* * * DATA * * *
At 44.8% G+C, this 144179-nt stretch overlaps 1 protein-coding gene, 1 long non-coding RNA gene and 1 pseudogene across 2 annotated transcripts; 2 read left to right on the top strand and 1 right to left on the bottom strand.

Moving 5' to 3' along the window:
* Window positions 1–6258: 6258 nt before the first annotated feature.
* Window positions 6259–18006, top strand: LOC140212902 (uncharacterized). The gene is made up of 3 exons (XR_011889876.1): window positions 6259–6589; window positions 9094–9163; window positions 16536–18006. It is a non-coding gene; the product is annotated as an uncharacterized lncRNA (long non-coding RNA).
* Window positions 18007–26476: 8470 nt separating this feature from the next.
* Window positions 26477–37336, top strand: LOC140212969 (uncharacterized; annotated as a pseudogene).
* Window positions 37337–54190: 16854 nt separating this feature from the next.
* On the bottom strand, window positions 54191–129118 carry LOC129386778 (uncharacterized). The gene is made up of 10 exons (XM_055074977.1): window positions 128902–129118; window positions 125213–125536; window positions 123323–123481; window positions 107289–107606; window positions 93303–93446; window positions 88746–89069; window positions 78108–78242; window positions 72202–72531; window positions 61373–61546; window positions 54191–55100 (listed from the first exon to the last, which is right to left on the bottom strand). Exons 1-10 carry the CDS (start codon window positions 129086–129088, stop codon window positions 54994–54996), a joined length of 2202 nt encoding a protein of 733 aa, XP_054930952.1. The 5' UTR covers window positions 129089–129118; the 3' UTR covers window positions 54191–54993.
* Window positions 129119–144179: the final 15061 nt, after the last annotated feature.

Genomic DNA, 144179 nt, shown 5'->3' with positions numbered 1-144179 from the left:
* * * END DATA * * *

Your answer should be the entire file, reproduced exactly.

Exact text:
At 44.8% G+C, this 144179-nt stretch overlaps 1 protein-coding gene, 1 long non-coding RNA gene and 1 pseudogene across 2 annotated transcripts; 2 read left to right on the top strand and 1 right to left on the bottom strand.

Moving 5' to 3' along the window:
* Window positions 1–6258: 6258 nt before the first annotated feature.
* Window positions 6259–18006, top strand: LOC140212902 (uncharacterized). The gene is made up of 3 exons (XR_011889876.1): window positions 6259–6589; window positions 9094–9163; window positions 16536–18006. It is a non-coding gene; the product is annotated as an uncharacterized lncRNA (long non-coding RNA).
* Window positions 18007–26476: 8470 nt separating this feature from the next.
* Window positions 26477–37336, top strand: LOC140212969 (uncharacterized; annotated as a pseudogene).
* Window positions 37337–54190: 16854 nt separating this feature from the next.
* On the bottom strand, window positions 54191–129118 carry LOC129386778 (uncharacterized). The gene is made up of 10 exons (XM_055074977.1): window positions 128902–129118; window positions 125213–125536; window positions 123323–123481; window positions 107289–107606; window positions 93303–93446; window positions 88746–89069; window positions 78108–78242; window positions 72202–72531; window positions 61373–61546; window positions 54191–55100 (listed from the first exon to the last, which is right to left on the bottom strand). Exons 1-10 carry the CDS (start codon window positions 129086–129088, stop codon window positions 54994–54996), a joined length of 2202 nt encoding a protein of 733 aa, XP_054930952.1. The 5' UTR covers window positions 129089–129118; the 3' UTR covers window positions 54191–54993.
* Window positions 129119–144179: the final 15061 nt, after the last annotated feature.

Genomic DNA, 144179 nt, shown 5'->3' with positions numbered 1-144179 from the left: